Ministerial c'tee backs law to ban IDF defamation

Livni votes against, says law will weaken IDF; supporters say will put end to open season on the good names of fighters.

May 6, 2013 18:09
2 minute read.
IDF soldier sits atop a tank just outside northern Gaza

IDF soldier sits atop a tank just outside northern Gaza 370. (photo credit: REUTERS/Amir Cohen)


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The Ministerial Committee on Legislation voted Monday in favor of a proposed law permitting any soldier or citizen to file a civil lawsuit against a person or an entity for defaming the IDF.

The proposed law, if it clears all remaining hurdles, would remove the requirement for special approval from the attorney-general for an individual soldier or even an uninvolved citizen to sue on behalf of the IDF.

The proposed law was formulated in response to the documentary Jenin, Jenin, which was very critical of the IDF.

One of the law’s sponsors, Likud MK Yariv Levin, said the approval was “an important step toward guarding the dignity and honor of IDF soldiers.”

He added that the proposed law “will put an end to the open season on the blood and good names of our fighters, imposing an appropriate price on the creators of false propaganda like the documentary Jenin, Jenin.”

Justice Minister Tzipi Livni and Health Minister Yael German voted against the proposed law.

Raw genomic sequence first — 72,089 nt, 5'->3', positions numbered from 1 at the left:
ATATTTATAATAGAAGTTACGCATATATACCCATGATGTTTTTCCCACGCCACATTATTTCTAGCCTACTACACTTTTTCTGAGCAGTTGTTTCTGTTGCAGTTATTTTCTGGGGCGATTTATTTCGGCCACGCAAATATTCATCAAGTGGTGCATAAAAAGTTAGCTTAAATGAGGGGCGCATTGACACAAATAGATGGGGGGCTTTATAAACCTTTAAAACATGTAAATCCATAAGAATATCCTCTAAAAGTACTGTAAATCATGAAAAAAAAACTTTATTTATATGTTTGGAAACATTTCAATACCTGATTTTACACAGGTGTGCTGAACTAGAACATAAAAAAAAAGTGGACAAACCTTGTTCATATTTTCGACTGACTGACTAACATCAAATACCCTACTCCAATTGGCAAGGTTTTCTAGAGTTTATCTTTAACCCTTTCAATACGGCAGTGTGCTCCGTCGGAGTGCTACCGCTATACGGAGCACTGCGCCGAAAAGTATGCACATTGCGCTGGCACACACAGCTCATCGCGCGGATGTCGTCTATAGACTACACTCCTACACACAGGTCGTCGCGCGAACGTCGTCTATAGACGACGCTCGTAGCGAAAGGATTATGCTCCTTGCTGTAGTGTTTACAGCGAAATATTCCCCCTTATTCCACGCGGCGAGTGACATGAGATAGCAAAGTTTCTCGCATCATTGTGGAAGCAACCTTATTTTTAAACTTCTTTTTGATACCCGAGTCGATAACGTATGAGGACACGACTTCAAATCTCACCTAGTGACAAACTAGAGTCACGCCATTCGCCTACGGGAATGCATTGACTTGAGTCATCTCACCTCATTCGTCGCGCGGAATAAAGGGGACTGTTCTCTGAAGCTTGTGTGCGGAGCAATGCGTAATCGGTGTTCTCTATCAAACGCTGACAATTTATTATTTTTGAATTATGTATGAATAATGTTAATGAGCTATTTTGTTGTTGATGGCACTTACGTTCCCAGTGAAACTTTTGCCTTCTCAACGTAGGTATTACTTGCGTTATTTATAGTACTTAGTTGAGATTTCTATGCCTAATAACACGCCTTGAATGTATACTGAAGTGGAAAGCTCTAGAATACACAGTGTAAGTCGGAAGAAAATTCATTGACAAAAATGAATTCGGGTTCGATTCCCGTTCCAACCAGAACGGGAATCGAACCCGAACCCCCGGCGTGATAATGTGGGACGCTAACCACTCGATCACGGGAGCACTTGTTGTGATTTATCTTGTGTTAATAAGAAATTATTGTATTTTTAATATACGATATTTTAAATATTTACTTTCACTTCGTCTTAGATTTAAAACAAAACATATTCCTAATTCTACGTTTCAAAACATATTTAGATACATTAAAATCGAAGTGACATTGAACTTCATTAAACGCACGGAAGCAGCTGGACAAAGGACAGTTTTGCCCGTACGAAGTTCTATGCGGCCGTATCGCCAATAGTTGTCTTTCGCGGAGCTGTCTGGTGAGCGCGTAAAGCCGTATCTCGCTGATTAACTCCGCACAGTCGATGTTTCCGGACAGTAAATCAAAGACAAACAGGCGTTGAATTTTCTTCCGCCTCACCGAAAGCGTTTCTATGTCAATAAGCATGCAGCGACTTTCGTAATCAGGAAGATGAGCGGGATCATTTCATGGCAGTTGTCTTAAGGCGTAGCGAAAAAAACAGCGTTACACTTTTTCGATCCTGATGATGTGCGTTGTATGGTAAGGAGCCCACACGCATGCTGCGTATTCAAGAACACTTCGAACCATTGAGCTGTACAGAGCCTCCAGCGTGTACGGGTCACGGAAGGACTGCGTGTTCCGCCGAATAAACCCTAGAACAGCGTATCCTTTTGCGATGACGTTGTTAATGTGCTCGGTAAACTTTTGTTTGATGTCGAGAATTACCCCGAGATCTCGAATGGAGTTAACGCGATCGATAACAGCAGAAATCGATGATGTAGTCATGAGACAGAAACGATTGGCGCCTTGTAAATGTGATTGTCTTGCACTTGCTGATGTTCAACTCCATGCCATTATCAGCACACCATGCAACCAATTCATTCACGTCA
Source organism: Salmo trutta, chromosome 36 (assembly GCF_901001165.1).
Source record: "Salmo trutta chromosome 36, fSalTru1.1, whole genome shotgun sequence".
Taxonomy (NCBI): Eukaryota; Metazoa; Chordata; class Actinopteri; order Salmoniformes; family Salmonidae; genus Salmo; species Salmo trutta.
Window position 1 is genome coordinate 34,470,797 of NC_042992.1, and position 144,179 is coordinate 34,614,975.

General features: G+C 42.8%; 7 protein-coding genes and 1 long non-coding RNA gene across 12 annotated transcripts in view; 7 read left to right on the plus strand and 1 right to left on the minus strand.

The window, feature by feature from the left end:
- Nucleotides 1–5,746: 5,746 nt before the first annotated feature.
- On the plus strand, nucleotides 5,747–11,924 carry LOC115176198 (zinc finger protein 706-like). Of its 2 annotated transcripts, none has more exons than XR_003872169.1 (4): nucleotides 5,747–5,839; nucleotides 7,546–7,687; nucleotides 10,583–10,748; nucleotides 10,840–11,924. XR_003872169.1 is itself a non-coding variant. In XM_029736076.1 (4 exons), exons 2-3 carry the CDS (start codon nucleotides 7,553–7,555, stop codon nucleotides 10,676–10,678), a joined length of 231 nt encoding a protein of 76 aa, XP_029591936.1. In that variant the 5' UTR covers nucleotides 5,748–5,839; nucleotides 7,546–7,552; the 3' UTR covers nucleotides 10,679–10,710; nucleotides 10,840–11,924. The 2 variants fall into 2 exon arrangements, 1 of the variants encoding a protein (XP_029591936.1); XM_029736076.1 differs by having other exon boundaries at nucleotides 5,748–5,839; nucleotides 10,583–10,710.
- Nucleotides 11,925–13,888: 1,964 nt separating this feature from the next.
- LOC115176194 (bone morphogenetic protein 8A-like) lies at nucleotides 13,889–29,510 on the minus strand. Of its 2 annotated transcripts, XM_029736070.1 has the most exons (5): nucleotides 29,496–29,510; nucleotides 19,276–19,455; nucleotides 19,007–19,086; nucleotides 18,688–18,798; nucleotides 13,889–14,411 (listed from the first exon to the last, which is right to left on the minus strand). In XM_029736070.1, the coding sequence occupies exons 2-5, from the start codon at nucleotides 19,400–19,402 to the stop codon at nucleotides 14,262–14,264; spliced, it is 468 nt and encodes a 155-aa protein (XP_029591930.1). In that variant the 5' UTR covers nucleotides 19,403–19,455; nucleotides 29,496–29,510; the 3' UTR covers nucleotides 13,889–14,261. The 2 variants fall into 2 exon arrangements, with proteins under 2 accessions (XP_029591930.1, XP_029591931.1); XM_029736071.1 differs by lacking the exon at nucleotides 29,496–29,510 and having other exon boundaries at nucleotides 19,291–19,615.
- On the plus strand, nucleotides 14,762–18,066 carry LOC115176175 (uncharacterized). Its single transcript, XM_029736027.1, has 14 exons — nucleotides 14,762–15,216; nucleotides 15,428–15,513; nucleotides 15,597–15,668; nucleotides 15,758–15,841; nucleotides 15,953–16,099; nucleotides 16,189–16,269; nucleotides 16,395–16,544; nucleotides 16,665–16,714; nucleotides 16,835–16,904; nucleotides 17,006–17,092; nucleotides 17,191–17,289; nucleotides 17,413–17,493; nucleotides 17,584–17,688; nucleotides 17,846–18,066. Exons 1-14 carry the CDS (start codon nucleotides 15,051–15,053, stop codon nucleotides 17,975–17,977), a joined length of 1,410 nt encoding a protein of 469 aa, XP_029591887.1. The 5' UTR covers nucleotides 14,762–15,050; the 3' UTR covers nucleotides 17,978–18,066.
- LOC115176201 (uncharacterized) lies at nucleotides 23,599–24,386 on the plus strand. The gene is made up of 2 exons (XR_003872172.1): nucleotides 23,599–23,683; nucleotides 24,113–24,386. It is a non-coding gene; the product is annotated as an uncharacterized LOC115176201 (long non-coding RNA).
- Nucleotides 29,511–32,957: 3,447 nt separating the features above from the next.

A Livni spokeswoman explained her opposition as not only being about “free speech, but also there could be a boomerang effect – instead of strengthening the IDF, the bill could weaken it.”

She added, “We don’t want every citizen to decide when the IDF has been harmed, this is the duty of the IDF and the IDF can defend itself.”

Additionally, there was an implication that the law could mistakenly convince others that the IDF is doing something wrong, whereas if the assumption is that the IDF is doing its job properly, no such law is necessary.

During the hearing, a spectrum of solutions were suggested, from only allowing soldiers from a specific unit to bring a claim on behalf of their unit, to extending the right of any citizen to sue for defamation to include filing on behalf of the Shin Bet (Israel Security Agency) and the police.

Im Tirzu (a political activist group) issued a press release praising the vote, saying that the law implemented “the unwritten, but obligatory, contract between the IDF and civilian society and representatives of the public, which dictates that IDF soldiers will be ready to risk their lives so that every Israeli citizen can live and for the State of Israel to continue to exist.”

The statement added that, “as a price for this sacrifice of time, and if necessary, of a soldier’s life” there is a duty to “defend them in the parliamentary, judicial and public arenas.”

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